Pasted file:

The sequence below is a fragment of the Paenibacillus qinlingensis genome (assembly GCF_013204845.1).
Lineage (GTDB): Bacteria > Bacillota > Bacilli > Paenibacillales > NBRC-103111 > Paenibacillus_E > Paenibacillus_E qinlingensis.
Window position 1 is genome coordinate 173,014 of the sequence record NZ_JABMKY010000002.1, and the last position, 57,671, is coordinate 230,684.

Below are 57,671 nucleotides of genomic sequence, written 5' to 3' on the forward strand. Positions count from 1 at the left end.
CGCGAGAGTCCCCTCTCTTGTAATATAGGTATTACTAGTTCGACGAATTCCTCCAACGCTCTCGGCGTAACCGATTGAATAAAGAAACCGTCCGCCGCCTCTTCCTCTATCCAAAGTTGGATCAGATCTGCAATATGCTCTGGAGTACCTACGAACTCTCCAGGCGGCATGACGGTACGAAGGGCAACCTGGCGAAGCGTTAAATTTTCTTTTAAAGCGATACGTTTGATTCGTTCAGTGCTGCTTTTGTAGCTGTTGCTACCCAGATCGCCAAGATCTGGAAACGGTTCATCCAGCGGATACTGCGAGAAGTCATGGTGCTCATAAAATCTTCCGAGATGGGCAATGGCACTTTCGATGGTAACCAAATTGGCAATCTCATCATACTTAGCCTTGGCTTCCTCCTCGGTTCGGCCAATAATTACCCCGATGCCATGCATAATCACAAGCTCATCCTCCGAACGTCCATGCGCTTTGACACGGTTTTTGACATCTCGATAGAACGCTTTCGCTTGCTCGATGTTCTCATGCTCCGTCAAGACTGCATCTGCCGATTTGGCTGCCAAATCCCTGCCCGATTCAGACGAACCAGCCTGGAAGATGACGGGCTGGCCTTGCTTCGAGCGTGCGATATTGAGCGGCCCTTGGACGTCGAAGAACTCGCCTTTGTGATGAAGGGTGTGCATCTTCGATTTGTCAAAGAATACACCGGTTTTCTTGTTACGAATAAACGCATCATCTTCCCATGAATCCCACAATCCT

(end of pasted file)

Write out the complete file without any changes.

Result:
The sequence below is a fragment of the Paenibacillus qinlingensis genome (assembly GCF_013204845.1).
Lineage (GTDB): Bacteria > Bacillota > Bacilli > Paenibacillales > NBRC-103111 > Paenibacillus_E > Paenibacillus_E qinlingensis.
Window position 1 is genome coordinate 173,014 of the sequence record NZ_JABMKY010000002.1, and the last position, 57,671, is coordinate 230,684.

Below are 57,671 nucleotides of genomic sequence, written 5' to 3' on the forward strand. Positions count from 1 at the left end.
CGCGAGAGTCCCCTCTCTTGTAATATAGGTATTACTAGTTCGACGAATTCCTCCAACGCTCTCGGCGTAACCGATTGAATAAAGAAACCGTCCGCCGCCTCTTCCTCTATCCAAAGTTGGATCAGATCTGCAATATGCTCTGGAGTACCTACGAACTCTCCAGGCGGCATGACGGTACGAAGGGCAACCTGGCGAAGCGTTAAATTTTCTTTTAAAGCGATACGTTTGATTCGTTCAGTGCTGCTTTTGTAGCTGTTGCTACCCAGATCGCCAAGATCTGGAAACGGTTCATCCAGCGGATACTGCGAGAAGTCATGGTGCTCATAAAATCTTCCGAGATGGGCAATGGCACTTTCGATGGTAACCAAATTGGCAATCTCATCATACTTAGCCTTGGCTTCCTCCTCGGTTCGGCCAATAATTACCCCGATGCCATGCATAATCACAAGCTCATCCTCCGAACGTCCATGCGCTTTGACACGGTTTTTGACATCTCGATAGAACGCTTTCGCTTGCTCGATGTTCTCATGCTCCGTCAAGACTGCATCTGCCGATTTGGCTGCCAAATCCCTGCCCGATTCAGACGAACCAGCCTGGAAGATGACGGGCTGGCCTTGCTTCGAGCGTGCGATATTGAGCGGCCCTTGGACGTCGAAGAACTCGCCTTTGTGATGAAGGGTGTGCATCTTCGATTTGTCAAAGAATACACCGGTTTTCTTGTTACGAATAAACGCATCATCTTCCCATGAATCCCACAATCCT